DBI Caller Info

At ZipRecruiter we have a system for appending metadata to queries generated by DBIx::Class. About a month ago I posted about bolting timeouts onto MySQL and in the referenced code I mentioned parsing said metadata. We are depending on that metadata more and more to set accurate timeouts on certain page types.

Adding Metadata to DBI Queries

Because of our increased dependence on query metadata, I decided today that I’d look into setting the metadata at the DBI layer instead of the DBIx::Class layer. This not only makes debugging certain queries easier, but more importantly allows us to give extra grace to queries coming from certain contexts.

First we define the boilerplate packages:

package ZR::DBI;

use 5.14.0;
use warnings;

use base 'DBI';

use ZR::DBI::db;
use ZR::DBI::st;

1;
package ZR::DBI::st;

use 5.14.0;
use warnings;

use base 'DBI::st';

1;

Next we intercept the prepare method. In this example we only grab the innermost call frame. At work we not only walk backwards based on a regex on the filename; we also have a hash that adds extra data, like what controller and action are being accessed when in a web context.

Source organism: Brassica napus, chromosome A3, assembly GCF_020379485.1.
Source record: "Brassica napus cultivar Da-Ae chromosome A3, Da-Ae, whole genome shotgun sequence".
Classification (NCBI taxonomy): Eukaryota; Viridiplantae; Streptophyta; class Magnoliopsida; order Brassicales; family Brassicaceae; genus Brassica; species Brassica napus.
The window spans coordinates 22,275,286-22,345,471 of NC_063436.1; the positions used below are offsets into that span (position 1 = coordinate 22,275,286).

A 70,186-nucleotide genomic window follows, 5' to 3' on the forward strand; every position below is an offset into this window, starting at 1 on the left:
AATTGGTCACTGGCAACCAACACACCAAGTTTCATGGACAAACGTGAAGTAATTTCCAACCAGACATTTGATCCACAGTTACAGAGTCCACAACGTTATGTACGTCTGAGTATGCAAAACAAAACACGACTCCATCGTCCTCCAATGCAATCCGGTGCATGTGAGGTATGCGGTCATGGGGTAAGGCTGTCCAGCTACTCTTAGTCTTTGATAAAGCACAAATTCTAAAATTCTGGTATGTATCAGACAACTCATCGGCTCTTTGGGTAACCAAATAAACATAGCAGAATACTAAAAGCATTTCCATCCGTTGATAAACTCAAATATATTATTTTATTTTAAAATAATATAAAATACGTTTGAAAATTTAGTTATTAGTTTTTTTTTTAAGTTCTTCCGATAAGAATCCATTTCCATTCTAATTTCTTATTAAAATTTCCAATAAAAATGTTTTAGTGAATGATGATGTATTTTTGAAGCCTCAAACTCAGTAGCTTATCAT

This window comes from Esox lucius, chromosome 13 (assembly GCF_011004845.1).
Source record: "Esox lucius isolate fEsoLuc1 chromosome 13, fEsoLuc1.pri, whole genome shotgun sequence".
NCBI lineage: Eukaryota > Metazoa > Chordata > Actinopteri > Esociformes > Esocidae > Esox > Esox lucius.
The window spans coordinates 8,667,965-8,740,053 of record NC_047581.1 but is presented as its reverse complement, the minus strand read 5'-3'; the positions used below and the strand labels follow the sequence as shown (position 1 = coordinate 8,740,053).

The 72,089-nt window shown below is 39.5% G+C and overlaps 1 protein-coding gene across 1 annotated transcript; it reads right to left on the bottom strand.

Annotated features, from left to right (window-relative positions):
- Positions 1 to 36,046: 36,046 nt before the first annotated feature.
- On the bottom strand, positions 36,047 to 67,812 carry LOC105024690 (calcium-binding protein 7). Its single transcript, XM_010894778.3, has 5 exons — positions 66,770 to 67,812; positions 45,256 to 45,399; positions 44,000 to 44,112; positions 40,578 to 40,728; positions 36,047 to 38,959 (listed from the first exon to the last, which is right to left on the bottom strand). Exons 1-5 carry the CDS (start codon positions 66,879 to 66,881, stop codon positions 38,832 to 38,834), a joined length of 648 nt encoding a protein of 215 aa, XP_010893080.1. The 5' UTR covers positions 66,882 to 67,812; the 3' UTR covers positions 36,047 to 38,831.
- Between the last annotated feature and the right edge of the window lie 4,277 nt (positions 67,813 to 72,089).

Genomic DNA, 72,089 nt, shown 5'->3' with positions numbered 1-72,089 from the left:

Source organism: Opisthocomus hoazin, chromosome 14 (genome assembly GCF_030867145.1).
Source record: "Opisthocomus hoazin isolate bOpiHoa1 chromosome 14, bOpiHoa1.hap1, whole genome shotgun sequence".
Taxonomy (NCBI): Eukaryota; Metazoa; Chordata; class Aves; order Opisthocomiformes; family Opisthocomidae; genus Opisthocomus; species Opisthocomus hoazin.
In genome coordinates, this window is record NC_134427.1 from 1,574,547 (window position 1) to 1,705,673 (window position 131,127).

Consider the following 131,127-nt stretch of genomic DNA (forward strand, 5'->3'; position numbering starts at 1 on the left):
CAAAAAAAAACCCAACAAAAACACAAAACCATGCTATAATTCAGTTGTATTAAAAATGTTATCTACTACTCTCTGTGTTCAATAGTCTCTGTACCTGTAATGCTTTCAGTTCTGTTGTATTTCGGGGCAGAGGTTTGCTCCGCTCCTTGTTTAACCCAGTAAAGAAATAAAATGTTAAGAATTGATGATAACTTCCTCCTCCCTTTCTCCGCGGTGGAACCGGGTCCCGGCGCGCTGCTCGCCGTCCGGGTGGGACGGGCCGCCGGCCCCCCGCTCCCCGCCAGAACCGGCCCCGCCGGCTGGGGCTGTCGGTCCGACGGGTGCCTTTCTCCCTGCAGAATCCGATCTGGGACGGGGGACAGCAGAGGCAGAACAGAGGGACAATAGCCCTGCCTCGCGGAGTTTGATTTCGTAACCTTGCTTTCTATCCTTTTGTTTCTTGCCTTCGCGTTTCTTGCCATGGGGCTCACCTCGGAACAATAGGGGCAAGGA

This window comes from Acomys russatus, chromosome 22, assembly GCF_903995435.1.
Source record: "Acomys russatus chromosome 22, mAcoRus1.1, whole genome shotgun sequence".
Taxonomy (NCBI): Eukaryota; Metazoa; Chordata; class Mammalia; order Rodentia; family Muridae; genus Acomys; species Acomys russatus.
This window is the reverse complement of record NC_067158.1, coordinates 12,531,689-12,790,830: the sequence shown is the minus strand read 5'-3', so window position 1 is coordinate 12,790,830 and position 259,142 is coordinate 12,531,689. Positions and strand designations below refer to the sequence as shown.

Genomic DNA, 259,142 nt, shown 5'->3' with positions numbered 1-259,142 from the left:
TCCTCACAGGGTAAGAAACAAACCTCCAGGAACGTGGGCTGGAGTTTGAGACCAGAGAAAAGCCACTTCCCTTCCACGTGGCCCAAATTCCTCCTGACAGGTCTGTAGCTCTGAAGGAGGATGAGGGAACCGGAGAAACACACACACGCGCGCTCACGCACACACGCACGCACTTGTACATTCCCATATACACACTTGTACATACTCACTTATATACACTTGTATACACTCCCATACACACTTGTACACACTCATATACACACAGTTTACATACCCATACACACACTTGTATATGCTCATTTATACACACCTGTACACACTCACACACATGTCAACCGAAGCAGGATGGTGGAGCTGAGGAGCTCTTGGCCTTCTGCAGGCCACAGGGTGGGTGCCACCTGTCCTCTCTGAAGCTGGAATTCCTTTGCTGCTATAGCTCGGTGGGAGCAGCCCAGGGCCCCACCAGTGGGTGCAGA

package ZR::DBI::db;

use 5.14.0;
use warnings;

use base 'DBI::db';

use JSON::XS ();

sub prepare {
  my $self = shift;
  my $stmt = shift;

  my ($class, $file, $line, $sub) = caller();

  $stmt .= " -- ZR_META: " . encode_json({
    class => $class,
    file  => $file,
    line  => $line,
    sub   => $sub,
  }) . "\n";

  $self->SUPER::prepare($stmt, @_);
}

1;

Finally use the subclass:

my $dbh = DBI->connect($dsn, $user, $password, {
    RaiseError         => 1,
    AutoCommit         => 1,

    RootClass          => 'ZR::DBI',
});

The drawback of the above is that it could (and maybe is?) destroying the caching of prepared statements. In our system that doesn’t seem to be very problematic, but I suspect it depends on RDBMS and workload. Profile your system before blindly following these instructions.

Wow that’s all there is to it! I expected this to be a lot of work, but it turns out Tim Bunce had my back and made this pretty easy. It’s pretty great when something as central as database access has been standardized!

Posted Wed, Jun 8, 2016